Most high-level executives still have someone answering their phone, even in the interactive space. However executive assistants now handle multiple executives so overall they are busier then they used to be.  However, since most BD/Sales folks use email as their primary method for prospecting, the number of incoming phone calls that gatekeepers answer on aggregate has dropped.  This is an opportunity.  These gatekeepers want to talk with someone and often times welcome a nice voice. The trick here is to not treat them like a gatekeeper but like the prospect you are trying to reach.  If you ask for “Mr. Smith” and the gatekeeper has you on hold ask the gatekeeper how their day is going, or about the weather that you know is happening.  9 out of 10 times they are happy to respond and you can start building a rapport with the gatekeeper.  Many times after you establish a positive rapport with a gatekeeper they will say something like; “Hold on, let me grab Mr. Smith for you….” 


Step #4 - Thanking the Gatekeeper: 

Most sales people drop the gatekeeper like a rock when finally getting to the prospect.  This is a huge mistake.  The best thing you can do is send a thank you email or voice mail to the gatekeeper for helping you.  This small amount of outward appreciation will set you apart from the many others who call and never circle back.  In general gatekeepers don’t get that much praise, so a little love from you is most welcome.  So next time, when the prospect you worked hard to contact and meet goes cold, and you need to get re-connected, you call on the gatekeeper for help.  If you said “thank you” the gatekeeper has the power to get you back on the calendar and on track to closing the deal.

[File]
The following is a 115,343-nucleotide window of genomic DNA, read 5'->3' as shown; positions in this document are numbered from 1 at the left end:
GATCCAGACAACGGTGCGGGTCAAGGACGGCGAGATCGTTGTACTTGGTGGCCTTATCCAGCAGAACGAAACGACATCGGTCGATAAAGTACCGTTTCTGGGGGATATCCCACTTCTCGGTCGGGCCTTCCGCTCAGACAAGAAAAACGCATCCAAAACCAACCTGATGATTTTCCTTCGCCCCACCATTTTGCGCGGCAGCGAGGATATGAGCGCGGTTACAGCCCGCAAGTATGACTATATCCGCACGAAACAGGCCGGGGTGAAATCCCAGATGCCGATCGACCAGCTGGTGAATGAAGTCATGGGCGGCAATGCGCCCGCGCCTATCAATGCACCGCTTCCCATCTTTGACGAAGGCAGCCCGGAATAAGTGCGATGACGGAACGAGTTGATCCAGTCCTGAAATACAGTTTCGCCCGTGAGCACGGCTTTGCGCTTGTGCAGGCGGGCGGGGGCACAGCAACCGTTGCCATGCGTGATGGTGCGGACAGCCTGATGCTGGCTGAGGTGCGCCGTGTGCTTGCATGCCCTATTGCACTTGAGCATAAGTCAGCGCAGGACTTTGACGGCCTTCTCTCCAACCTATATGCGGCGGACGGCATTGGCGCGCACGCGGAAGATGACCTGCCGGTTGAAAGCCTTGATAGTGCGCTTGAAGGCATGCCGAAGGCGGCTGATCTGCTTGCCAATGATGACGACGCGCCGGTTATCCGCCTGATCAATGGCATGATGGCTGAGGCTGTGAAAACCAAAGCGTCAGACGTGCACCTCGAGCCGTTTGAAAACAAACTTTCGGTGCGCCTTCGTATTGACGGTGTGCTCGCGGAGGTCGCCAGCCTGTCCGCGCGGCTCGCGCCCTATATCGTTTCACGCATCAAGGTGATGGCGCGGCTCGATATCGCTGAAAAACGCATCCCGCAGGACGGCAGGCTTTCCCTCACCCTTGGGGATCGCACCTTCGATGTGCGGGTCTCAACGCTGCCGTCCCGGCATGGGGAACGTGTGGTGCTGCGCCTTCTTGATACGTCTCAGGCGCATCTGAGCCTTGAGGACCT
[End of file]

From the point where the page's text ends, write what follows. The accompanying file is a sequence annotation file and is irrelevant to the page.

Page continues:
Step #5 - Getting On The Calendar: 

The Gatekeeper often runs the calendar.  So for all the reasons just explained, if you have a good rapport with the gatekeeper you can use this to schedule a call or meeting on a calendar.  This is especially effective when your deal might stall or get sidelined and the prospect has gone cold. Instead of becoming a pest with a steady stream of emails pick up the phone, talk to the gatekeeper and ask for help getting on the calendar. 


Step #6 - Prospects Who Answer: